Solution to ‘dumsor’ found
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Ghanaians can finally heave a sigh of relief. In a rare exhibition of bi-partisan harmony, the ruling National Democratic Congress (NDC), the opposition New Patriotic Party (NPP), and their respective supporters, have succeeded in finding a solution to the energy crisis that has defied all efforts of politicians and technocrats. They did this by hatching a clever plan to harvest the high emotional energy that has characterised the commemoration of J. B. Danquah’s death.
Reports from various sources indicate that the high emotional energy was generated from loud and devastating head-butts between pro-Nkrumah and pro-Danquah factions. Energy experts have praised the NDC and NPP for the quick thinking which alerted them to the potential that the emotion debates had for solving one of the worst problems facing the country at the moment.
In a message to the press, an ecstatic President John Mahama said that this once again proves that Ghanaians will always find an ingenious way out of any crisis. He assured Ghanaians that “the solution is totally home-grown.” For instance, the device for both harvesting the emotional energy and transforming it to electric power is being developed by Safo Kantanka, he revealed. After his speech, the president briefly danced to Daddy Lumba’s “Yentie Obiaa.”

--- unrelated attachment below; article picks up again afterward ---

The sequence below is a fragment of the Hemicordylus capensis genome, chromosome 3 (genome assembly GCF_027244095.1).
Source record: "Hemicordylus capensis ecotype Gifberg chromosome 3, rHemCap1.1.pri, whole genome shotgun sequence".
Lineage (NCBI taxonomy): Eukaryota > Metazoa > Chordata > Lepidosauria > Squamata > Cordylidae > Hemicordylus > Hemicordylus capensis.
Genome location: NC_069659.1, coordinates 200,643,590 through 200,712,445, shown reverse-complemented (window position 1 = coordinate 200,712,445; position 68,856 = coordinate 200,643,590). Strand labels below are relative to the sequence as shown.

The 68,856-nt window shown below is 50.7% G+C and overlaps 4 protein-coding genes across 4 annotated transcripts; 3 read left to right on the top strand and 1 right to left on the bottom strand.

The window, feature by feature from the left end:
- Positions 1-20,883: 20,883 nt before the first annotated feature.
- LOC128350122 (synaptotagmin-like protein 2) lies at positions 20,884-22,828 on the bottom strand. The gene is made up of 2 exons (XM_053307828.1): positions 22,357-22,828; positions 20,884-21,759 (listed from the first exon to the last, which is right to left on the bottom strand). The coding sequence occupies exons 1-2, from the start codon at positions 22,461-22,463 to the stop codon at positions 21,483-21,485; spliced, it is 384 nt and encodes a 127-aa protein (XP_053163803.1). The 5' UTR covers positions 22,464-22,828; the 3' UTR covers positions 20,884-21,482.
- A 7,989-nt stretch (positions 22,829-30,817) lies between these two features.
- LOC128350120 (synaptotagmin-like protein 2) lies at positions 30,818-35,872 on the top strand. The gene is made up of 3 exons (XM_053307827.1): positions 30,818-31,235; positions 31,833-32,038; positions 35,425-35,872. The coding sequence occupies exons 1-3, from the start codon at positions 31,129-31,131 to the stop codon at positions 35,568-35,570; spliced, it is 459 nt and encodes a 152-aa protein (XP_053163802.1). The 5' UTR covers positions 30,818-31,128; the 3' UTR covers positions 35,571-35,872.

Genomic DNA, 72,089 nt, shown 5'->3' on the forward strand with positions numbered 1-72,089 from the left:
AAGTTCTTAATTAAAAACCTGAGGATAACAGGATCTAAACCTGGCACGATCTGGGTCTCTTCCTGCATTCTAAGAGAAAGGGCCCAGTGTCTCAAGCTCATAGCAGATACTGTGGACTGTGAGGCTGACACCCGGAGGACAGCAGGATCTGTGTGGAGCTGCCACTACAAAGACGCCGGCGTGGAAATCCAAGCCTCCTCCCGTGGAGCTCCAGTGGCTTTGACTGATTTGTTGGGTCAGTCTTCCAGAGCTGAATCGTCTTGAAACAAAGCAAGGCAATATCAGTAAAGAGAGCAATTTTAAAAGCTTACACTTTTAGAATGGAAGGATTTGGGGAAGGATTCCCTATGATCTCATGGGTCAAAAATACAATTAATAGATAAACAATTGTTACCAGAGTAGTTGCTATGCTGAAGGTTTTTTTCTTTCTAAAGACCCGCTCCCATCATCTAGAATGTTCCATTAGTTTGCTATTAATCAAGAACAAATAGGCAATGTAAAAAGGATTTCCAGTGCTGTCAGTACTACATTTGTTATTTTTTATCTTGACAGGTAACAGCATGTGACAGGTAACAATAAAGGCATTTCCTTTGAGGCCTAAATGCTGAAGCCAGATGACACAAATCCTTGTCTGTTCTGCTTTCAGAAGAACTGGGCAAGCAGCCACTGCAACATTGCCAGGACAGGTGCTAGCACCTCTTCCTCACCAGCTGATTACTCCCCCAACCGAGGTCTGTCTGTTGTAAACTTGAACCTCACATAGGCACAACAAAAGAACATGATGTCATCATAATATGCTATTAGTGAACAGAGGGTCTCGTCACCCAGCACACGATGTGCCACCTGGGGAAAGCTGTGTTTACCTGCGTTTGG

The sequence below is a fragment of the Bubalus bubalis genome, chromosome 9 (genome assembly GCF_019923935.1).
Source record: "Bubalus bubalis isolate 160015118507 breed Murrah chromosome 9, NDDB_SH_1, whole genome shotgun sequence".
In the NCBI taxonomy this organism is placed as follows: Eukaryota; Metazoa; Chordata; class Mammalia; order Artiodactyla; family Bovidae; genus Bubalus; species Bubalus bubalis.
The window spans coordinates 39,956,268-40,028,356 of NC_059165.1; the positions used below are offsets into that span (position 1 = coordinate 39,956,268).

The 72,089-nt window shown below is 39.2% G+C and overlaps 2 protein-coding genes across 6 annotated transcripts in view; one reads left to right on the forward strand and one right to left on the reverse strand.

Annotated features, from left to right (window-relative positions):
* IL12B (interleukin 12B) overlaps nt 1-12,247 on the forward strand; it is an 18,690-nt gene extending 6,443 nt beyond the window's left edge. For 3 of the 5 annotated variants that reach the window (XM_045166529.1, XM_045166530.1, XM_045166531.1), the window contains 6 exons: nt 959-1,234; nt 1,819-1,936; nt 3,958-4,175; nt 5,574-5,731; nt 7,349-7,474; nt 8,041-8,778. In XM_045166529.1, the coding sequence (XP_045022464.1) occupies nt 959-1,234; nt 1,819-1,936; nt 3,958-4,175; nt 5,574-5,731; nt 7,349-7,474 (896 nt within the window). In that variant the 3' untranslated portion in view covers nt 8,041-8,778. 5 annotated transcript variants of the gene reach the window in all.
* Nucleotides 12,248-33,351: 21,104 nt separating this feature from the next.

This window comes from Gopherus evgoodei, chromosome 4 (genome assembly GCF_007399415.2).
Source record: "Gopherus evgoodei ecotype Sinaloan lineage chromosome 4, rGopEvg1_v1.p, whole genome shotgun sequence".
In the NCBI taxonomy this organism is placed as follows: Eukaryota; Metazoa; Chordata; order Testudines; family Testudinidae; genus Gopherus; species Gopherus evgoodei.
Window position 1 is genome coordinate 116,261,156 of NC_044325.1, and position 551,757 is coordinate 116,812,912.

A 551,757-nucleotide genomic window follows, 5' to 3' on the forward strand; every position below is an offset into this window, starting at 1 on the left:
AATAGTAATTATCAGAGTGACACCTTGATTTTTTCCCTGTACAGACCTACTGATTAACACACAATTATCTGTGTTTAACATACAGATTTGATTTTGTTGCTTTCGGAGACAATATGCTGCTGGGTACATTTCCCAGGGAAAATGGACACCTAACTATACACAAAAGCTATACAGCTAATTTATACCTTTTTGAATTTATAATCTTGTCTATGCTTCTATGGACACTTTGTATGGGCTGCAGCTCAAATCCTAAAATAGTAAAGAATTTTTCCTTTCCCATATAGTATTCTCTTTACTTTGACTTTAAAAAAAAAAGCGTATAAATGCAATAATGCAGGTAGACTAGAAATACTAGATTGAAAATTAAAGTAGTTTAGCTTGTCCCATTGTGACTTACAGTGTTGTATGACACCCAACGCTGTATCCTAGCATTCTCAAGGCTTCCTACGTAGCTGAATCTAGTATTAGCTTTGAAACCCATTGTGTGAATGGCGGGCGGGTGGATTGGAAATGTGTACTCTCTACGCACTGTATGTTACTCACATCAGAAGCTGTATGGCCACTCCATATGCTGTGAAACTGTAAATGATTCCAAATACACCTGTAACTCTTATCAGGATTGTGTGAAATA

On their part, the NPP expressed satisfaction that the commemoration of their icon’s legacy has generated the energy needed to power the nation’s industries. Speaking to journalists after the memorial lecture, the NPP flagbearer, Nana Akufo Addo, was hopeful that this would yield some votes for his party come 2016.
Industry analysts say there is reason to believe that the next few days will bring even better news. The commemoration of the coup that ousted Kwame Nkrumah, Ghana’s first president, will take place on 24th February, and a few days after that, Independence Day will be celebrated. “These events are going to provide us with abundant opportunities for long, heated debates,” said Theo Acheampong, a young scholar who specialises in Economics of Energy. “Just imagine the possibilities,” he continued, a wide grin splashed across his face.
But apparently, the good news doesn’t end there. Professors at English and Linguistic Departments at the University of Cape Coast are reported to have said that with this singular achievement, Ghana has probably left an indelible mark on the English language. Unproductive arguments are usually characterised as “producing heat but no light,” explained a professor with a stolid, venerable face. “But for the first time in history,” he continued, a smile suddenly breaking across his stern face, “Ghana is going to convert the heat from such debates to produce light and power industries.” He proudly noted that this was a great time to be Ghanaian, and, to emphasise his point, waved a miniature flag at the interviewer.
In a rare show of sportsmanship, an NDC communicator was heard on radio commending the NPP for helping the government solve the power crisis. He said that NPP members have “clearly been elevated.”